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Visceral hypersensitivity in endometriosis: a new target for treatment?
  1. B Issa1,
  2. T S Onon2,
  3. A Agrawal1,
  4. C Shekhar1,
  5. J Morris3,
  6. S Hamdy1,
  7. P J Whorwell1
  1. 1Department of Translational Medicine, University of Manchester, Manchester, UK
  2. 2Department of Obstetrics and Gynaecology, University Hospital of South Manchester, Manchester, UK
  3. 3Department of Medical Statistics, University Hospital of South Manchester, Manchester, UK
  1. Correspondence to Professor P J Whorwell, Neurogastroenterology Unit, Wythenshawe Hospital, Manchester M23 9LT, UK; peter.whorwell{at}


Objective In women presenting to gynaecological clinics with lower abdominal pain, the cause is frequently attributed to endometriosis irrespective of whether it is found to be minimal or extensive at laparoscopy. Irritable bowel syndrome (IBS) is also common in this setting, and it was speculated that the visceral hypersensitivity associated with this condition might be amplifying the symptoms of endometriosis.

Methods Visceral sensitivity to balloon distension, symptoms and psychological status were assessed following laparoscopy in 20 women with minimal to mild endometriosis, 20 with moderate to severe endometriosis, 20 with laparoscopy negative abdominal pain and 20 asymptomatic women undergoing laparoscopic sterilisation who acted as controls, and compared with 20 women with IBS.

Results Compared with controls, patients with minimal to mild and moderate to severe endometriosis had a higher prevalence of symptoms consistent with IBS (0% vs 65% and 50%, respectively, p<0.001) with significantly lower mean pain thresholds (39.5 mm Hg (95% CI 36.0 to 43.0) vs 28.1 mm Hg (95% CI 24.5 to 31.6), p=0.001 and 28.8 mm Hg (95% CI 24.9 to 32.6), p=0.002) not explained by differences in rectal compliance. Patients with laparoscopy negative pain had symptoms and visceral sensitivity similar to patients with IBS. Controls undergoing laparoscopy had normal sensitivity, indicating that the laparoscopic procedure was not inducing hypersensitivity.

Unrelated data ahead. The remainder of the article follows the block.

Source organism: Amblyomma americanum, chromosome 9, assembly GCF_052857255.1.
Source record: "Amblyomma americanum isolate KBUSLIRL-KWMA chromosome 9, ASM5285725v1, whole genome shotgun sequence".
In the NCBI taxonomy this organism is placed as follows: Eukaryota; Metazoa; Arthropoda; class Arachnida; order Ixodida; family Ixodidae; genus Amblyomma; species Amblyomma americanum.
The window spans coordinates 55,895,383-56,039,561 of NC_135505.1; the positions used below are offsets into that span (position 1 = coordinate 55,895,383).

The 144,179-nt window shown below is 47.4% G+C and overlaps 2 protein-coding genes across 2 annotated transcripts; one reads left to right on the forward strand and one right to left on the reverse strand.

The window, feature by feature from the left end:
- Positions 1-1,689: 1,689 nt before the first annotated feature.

Conclusion Visceral hypersensitivity is extremely common in endometriosis and could be intensifying the pain. This finding might explain why mildly affected individuals often complain of severe symptoms out of proportion to the extent of their disease. This study has introduced a completely new concept into the understanding of pain in endometriosis and could open up new opportunities for treatment.

  • Irritable bowel syndrome
  • endometriosis
  • visceral sensitivity
  • neurogastroenterology
  • dysphagia after stroke
  • oesophageal motility
  • anal incontinence
  • nerve-gut interactions
  • oesophageal physiology
  • nervous control of intestinal functions
  • irritable bowel syndrome
  • functional abdominal pain
  • functional bowel disorder
  • functional dyspepsia

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  • Funding PJW has served as an advisory board member or received research funding from the following pharmaceutical companies: Novartis Pharmaceuticals, Glaxo SmithKline, Pfizer Global R&D, Solvay Pharmaceuticals, Rotta Research, Proctor and Gamble, Danone Research, Astellas Pharma, Ironwood Pharmaceuticals, Sucampo Pharmaceuticals, Almirall Pharma, Movetis UK, Norgine and Chr Hansen, Boehringer-Ingelheim, Heel GmbH.

  • Competing interests None.

  • Patient consent Obtained.

  • Ethics approval The study was approved by the South Manchester Research Committee and all participants gave written informed consent.

  • Provenance and peer review Not commissioned; externally peer reviewed.

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